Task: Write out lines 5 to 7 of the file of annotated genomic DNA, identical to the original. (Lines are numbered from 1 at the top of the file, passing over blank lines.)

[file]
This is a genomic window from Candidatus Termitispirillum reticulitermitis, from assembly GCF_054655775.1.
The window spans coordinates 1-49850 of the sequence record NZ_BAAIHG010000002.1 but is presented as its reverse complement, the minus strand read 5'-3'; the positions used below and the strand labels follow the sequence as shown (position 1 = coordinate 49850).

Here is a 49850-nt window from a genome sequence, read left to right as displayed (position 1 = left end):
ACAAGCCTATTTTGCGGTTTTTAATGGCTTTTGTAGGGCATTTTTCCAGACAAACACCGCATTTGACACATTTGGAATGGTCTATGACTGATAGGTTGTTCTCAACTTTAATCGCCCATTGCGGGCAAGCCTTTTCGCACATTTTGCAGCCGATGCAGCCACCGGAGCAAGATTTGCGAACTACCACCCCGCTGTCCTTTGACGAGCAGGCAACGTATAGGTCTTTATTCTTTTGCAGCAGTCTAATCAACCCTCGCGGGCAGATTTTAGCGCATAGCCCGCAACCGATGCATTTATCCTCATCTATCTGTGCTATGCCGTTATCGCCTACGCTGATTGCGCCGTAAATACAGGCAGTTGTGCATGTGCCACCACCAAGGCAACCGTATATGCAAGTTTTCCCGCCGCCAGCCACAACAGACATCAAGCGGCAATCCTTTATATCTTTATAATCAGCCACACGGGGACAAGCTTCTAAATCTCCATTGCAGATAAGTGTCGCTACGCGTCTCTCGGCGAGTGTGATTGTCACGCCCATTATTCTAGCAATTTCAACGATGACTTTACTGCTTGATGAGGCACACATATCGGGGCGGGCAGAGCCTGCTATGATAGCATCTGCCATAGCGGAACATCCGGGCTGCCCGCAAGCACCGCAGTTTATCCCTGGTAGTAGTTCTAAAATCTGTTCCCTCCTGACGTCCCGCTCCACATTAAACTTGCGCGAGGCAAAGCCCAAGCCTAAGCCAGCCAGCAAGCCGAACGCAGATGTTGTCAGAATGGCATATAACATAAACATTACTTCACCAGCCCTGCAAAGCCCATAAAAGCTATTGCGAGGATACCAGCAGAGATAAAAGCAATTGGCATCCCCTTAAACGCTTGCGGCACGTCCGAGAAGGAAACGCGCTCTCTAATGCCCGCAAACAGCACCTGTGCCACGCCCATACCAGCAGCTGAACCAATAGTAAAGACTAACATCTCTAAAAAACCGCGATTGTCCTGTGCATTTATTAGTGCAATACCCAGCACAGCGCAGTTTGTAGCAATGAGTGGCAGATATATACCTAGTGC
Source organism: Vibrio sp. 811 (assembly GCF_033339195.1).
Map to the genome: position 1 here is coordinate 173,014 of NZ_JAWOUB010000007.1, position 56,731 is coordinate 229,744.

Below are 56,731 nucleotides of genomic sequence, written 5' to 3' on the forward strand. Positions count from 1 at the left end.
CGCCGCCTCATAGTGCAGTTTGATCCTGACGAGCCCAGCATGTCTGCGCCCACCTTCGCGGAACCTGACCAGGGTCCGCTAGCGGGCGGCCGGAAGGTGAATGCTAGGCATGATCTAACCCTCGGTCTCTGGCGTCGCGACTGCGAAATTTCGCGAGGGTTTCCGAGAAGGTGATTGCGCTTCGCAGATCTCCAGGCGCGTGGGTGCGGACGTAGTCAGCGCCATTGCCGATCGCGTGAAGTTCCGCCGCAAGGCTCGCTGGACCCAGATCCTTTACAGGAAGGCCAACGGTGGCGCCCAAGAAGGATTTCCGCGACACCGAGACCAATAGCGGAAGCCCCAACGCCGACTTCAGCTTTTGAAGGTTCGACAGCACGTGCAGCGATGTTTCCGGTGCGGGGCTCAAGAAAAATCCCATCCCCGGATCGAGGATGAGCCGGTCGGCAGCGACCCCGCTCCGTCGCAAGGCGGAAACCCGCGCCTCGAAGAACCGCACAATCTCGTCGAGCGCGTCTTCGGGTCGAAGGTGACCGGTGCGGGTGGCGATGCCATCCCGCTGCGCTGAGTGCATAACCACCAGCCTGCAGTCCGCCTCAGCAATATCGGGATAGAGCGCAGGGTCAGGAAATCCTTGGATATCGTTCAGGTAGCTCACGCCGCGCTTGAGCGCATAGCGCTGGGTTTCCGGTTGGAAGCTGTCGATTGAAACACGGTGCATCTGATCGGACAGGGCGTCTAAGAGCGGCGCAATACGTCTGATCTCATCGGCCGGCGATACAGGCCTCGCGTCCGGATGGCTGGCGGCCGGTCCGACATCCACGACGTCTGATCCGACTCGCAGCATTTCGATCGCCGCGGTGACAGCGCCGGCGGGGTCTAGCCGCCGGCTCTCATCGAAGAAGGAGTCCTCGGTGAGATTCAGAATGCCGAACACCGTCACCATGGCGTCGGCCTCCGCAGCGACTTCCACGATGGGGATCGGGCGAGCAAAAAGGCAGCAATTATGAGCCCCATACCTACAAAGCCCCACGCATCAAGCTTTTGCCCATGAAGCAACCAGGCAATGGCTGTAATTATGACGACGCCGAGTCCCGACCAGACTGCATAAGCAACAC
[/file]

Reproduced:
Source organism: Vibrio sp. 811 (assembly GCF_033339195.1).
Map to the genome: position 1 here is coordinate 173,014 of NZ_JAWOUB010000007.1, position 56,731 is coordinate 229,744.

Below are 56,731 nucleotides of genomic sequence, written 5' to 3' on the forward strand. Positions count from 1 at the left end.